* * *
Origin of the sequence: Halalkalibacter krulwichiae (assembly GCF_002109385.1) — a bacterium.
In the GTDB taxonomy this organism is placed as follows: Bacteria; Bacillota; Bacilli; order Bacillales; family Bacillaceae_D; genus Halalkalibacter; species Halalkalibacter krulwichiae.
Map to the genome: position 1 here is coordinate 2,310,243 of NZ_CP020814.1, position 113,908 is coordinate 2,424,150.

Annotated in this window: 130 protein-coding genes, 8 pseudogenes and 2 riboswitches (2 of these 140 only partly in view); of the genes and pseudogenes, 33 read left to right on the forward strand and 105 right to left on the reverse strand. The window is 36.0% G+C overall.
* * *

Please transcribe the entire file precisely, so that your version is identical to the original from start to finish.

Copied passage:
Origin of the sequence: Halalkalibacter krulwichiae (assembly GCF_002109385.1) — a bacterium.
In the GTDB taxonomy this organism is placed as follows: Bacteria; Bacillota; Bacilli; order Bacillales; family Bacillaceae_D; genus Halalkalibacter; species Halalkalibacter krulwichiae.
Map to the genome: position 1 here is coordinate 2,310,243 of NZ_CP020814.1, position 113,908 is coordinate 2,424,150.

Annotated in this window: 130 protein-coding genes, 8 pseudogenes and 2 riboswitches (2 of these 140 only partly in view); of the genes and pseudogenes, 33 read left to right on the forward strand and 105 right to left on the reverse strand. The window is 36.0% G+C overall.